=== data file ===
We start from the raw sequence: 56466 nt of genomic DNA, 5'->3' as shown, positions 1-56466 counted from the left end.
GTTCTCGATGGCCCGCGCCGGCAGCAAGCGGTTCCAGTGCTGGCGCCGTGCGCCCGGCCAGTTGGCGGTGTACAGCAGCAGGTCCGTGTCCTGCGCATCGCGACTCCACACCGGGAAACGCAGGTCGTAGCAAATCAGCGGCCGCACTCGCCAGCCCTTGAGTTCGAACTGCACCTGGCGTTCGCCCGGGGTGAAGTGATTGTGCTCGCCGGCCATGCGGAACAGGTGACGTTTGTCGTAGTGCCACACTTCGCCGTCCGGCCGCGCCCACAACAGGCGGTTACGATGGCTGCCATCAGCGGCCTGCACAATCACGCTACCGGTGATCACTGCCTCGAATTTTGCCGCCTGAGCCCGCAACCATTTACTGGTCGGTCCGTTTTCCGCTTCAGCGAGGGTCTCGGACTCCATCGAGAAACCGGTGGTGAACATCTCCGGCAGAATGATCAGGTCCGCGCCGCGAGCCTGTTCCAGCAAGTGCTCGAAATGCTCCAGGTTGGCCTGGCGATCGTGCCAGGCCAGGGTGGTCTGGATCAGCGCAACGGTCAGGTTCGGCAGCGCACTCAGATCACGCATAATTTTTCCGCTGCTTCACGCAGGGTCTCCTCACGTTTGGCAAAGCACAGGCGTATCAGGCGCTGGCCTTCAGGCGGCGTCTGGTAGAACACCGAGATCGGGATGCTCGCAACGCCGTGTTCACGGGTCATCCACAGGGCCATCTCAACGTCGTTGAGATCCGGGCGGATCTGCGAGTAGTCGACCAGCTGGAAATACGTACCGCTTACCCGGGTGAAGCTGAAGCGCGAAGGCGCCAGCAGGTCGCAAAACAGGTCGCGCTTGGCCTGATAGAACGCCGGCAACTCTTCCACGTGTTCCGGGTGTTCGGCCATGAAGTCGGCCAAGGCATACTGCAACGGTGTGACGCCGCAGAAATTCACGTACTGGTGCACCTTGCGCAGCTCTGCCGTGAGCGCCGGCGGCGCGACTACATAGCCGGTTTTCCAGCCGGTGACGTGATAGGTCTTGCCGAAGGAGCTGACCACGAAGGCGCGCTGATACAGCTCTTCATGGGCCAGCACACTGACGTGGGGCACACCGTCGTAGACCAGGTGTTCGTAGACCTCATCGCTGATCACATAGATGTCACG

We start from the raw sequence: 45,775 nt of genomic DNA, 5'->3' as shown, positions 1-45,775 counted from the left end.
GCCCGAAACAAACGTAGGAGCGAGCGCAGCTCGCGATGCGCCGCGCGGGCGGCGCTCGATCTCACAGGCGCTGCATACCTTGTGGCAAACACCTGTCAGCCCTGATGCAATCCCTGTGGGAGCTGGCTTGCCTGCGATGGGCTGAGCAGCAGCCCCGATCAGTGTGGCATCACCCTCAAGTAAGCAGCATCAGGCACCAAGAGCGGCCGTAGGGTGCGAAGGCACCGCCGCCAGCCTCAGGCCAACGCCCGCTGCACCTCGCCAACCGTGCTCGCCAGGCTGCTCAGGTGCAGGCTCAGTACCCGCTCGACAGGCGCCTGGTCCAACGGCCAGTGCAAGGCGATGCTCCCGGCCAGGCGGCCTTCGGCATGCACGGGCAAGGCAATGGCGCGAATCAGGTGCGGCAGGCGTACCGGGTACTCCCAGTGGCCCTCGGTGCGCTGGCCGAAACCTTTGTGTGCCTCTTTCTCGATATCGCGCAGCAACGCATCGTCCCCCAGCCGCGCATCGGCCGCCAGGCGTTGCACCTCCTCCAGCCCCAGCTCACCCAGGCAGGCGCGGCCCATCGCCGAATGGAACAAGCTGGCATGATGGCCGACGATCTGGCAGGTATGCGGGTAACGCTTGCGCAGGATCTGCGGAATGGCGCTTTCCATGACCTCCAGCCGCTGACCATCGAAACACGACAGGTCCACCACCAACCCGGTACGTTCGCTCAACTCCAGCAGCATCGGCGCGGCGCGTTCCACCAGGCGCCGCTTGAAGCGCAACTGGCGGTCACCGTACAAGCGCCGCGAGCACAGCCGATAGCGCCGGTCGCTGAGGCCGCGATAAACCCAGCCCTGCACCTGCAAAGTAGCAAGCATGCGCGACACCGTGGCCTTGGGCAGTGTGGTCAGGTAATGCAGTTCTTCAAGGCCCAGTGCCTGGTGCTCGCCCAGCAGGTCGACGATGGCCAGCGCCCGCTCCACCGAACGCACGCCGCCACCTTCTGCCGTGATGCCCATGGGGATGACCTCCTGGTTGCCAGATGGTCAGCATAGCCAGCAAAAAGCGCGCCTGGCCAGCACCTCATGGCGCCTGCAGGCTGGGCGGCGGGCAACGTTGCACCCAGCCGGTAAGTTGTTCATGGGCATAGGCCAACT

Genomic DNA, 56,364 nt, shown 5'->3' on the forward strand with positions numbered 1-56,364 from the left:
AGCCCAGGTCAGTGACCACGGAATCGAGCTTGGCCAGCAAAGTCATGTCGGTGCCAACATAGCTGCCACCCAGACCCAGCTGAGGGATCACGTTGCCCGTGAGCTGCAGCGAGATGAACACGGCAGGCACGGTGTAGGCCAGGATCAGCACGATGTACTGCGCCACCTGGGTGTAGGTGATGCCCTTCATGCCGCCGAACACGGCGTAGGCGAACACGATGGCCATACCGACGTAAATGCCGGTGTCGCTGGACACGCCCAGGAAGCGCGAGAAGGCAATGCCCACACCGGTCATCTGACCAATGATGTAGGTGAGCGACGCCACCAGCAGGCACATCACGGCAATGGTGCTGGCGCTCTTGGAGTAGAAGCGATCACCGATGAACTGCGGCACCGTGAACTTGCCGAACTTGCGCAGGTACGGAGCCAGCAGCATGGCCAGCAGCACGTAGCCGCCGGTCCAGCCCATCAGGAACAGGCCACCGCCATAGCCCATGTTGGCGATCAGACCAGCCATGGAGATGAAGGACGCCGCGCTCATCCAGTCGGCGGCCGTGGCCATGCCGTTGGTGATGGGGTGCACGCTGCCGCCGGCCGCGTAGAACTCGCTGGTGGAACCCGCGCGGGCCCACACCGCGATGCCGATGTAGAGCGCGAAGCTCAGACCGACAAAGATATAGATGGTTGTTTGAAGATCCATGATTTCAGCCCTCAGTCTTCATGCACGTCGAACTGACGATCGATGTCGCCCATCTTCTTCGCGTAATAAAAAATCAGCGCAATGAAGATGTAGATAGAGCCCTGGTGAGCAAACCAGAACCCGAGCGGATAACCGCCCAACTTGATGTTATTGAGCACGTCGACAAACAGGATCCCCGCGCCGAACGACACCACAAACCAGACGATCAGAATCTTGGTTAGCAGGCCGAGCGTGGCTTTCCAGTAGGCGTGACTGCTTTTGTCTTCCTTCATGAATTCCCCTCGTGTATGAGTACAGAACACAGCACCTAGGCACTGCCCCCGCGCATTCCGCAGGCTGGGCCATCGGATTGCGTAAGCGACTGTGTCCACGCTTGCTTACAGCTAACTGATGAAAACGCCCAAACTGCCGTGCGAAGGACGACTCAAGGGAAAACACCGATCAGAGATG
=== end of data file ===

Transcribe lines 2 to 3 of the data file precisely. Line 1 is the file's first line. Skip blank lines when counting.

GTTCTCGATGGCCCGCGCCGGCAGCAAGCGGTTCCAGTGCTGGCGCCGTGCGCCCGGCCAGTTGGCGGTGTACAGCAGCAGGTCCGTGTCCTGCGCATCGCGACTCCACACCGGGAAACGCAGGTCGTAGCAAATCAGCGGCCGCACTCGCCAGCCCTTGAGTTCGAACTGCACCTGGCGTTCGCCCGGGGTGAAGTGATTGTGCTCGCCGGCCATGCGGAACAGGTGACGTTTGTCGTAGTGCCACACTTCGCCGTCCGGCCGCGCCCACAACAGGCGGTTACGATGGCTGCCATCAGCGGCCTGCACAATCACGCTACCGGTGATCACTGCCTCGAATTTTGCCGCCTGAGCCCGCAACCATTTACTGGTCGGTCCGTTTTCCGCTTCAGCGAGGGTCTCGGACTCCATCGAGAAACCGGTGGTGAACATCTCCGGCAGAATGATCAGGTCCGCGCCGCGAGCCTGTTCCAGCAAGTGCTCGAAATGCTCCAGGTTGGCCTGGCGATCGTGCCAGGCCAGGGTGGTCTGGATCAGCGCAACGGTCAGGTTCGGCAGCGCACTCAGATCACGCATAATTTTTCCGCTGCTTCACGCAGGGTCTCCTCACGTTTGGCAAAGCACAGGCGTATCAGGCGCTGGCCTTCAGGCGGCGTCTGGTAGAACACCGAGATCGGGATGCTCGCAACGCCGTGTTCACGGGTCATCCACAGGGCCATCTCAACGTCGTTGAGATCCGGGCGGATCTGCGAGTAGTCGACCAGCTGGAAATACGTACCGCTTACCCGGGTGAAGCTGAAGCGCGAAGGCGCCAGCAGGTCGCAAAACAGGTCGCGCTTGGCCTGATAGAACGCCGGCAACTCTTCCACGTGTTCCGGGTGTTCGGCCATGAAGTCGGCCAAGGCATACTGCAACGGTGTGACGCCGCAGAAATTCACGTACTGGTGCACCTTGCGCAGCTCTGCCGTGAGCGCCGGCGGCGCGACTACATAGCCGGTTTTCCAGCCGGTGACGTGATAGGTCTTGCCGAAGGAGCTGACCACGAAGGCGCGCTGATACAGCTCTTCATGGGCCAGCACACTGACGTGGGGCACACCGTCGTAGACCAGGTGTTCGTAGACCTCATCGCTGATCACATAGATGTCACG

We start from the raw sequence: 45,775 nt of genomic DNA, 5'->3' as shown, positions 1-45,775 counted from the left end.